Palmistry, Orion Plain and Simple
By Sasha Fenton
A practical guide on how to read hands.This enjoyable and practical guide demonstrates how easy it is to read hands for fun and for insight.Our hands provide a glimpse of our personalities, health, strengths and weaknesses - and even what may happen to us in the future. Each line, mound and finger is a clue that can easily be deciphered if you have the right information.Fenton covers the basics of hand reading, including the lines, mounts, fingers and thumb. She shows readers how to judge someone's character, health, love and relationship interests, moneymaking ability and long-term destiny.Chapters include:· The Map of the Hand· The Phalanges (bones between the fingers and joints)· The Major Lines· The Minor Lines· Love and Relationships· How to Make HandprintsThis is a fun, chatty, accessible introductory text. Readers will want to immediately practise Fenton's techniques on friends and strangers.
By Tony Blackburn, Noel Edmonds, Tony Blackburn
Tony Blackburn is probably one of the most recognisable disc jockeys working in Britain today, and is always busy doing what he does best - playing music to listeners. With Radio One celebrating its 40th anniversary this year, Tony feels the time is right to commemorate his own anniversary, and look back on the time he has spent in radio and the media. The days spent as a radio pirate, to becoming the number one DJ in the UK for the best part of a decade. The stars he befriended, the rivalries in radio he endured, the friendships made, and broken, all will be told in his candid style. Much as John Peel's book was a reflection of one style of DJing, so will this book be for Tony's unique brand of playing and enjoying music. Much derided by some comedians, but very much still going strong, and ever popular.(p) 2007 Orion Publishing Group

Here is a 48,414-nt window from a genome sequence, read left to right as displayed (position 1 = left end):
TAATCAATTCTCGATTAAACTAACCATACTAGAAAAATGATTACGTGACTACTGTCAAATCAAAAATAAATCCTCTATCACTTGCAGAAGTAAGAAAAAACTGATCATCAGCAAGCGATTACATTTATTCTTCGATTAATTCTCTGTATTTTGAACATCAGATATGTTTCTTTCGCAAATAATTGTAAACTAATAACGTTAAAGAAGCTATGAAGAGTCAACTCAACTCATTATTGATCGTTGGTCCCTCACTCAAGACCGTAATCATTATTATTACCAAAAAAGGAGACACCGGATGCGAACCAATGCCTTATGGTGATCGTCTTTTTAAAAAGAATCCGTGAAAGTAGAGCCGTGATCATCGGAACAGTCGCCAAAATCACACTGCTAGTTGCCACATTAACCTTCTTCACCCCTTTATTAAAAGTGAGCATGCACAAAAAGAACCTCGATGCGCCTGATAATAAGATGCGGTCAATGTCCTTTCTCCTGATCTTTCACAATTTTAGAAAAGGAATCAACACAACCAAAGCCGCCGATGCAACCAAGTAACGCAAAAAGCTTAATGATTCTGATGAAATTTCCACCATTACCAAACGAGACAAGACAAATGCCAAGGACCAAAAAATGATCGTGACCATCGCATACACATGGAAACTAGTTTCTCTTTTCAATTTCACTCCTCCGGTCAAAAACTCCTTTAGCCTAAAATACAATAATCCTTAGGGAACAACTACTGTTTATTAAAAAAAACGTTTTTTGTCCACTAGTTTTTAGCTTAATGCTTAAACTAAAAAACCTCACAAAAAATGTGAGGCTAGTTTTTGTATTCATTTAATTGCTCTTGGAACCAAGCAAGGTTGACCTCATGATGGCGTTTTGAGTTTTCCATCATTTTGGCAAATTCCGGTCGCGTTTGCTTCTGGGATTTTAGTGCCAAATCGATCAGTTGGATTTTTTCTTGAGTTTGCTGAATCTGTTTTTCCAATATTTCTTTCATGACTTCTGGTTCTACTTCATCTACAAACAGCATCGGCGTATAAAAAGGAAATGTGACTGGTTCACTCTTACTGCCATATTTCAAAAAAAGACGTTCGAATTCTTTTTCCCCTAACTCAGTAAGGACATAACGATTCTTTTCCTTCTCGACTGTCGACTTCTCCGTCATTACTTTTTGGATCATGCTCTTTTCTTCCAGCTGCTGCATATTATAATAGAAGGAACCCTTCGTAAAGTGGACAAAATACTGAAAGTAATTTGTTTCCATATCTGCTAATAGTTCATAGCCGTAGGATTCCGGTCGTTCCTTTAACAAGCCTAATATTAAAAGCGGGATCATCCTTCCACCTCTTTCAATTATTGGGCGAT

A Portrait of an Idiot as a Young Man
By Jon Holmes
When Jon Holmes became a father (twice), he was asked to fill in a form detailing his family medical history. Except he couldn't, because he has no idea who his family are. Born to an unnamed, unmarried mother and an unknown father and given up for adoption at four weeks old, Jon decided to document his own history, so that one day he could pass it on to his children. It's a story of how boys grow up to become (stupid) men, of sexual misadventure, of being accidentally shot in the face, of spiders, a ghost, a fatally injured gerbil, American road trips that went wrong, becoming inadvertently locked in Graham Norton's toilet with an Oscar nominated screenwriter, being removed from Mrs Thatcher's vicinity by her security detail and having loving parents who did their best to bring up a child that wasn't theirs. Part memoir, part hilarious insight into why men are so inept, this is the true story of how an unwanted baby in the Midlands went on to become a wanted man in the state of Texas, and everything that happened in between.His children will never be allowed to read it.
A Postillion Struck by Lightning
By Dirk Bogarde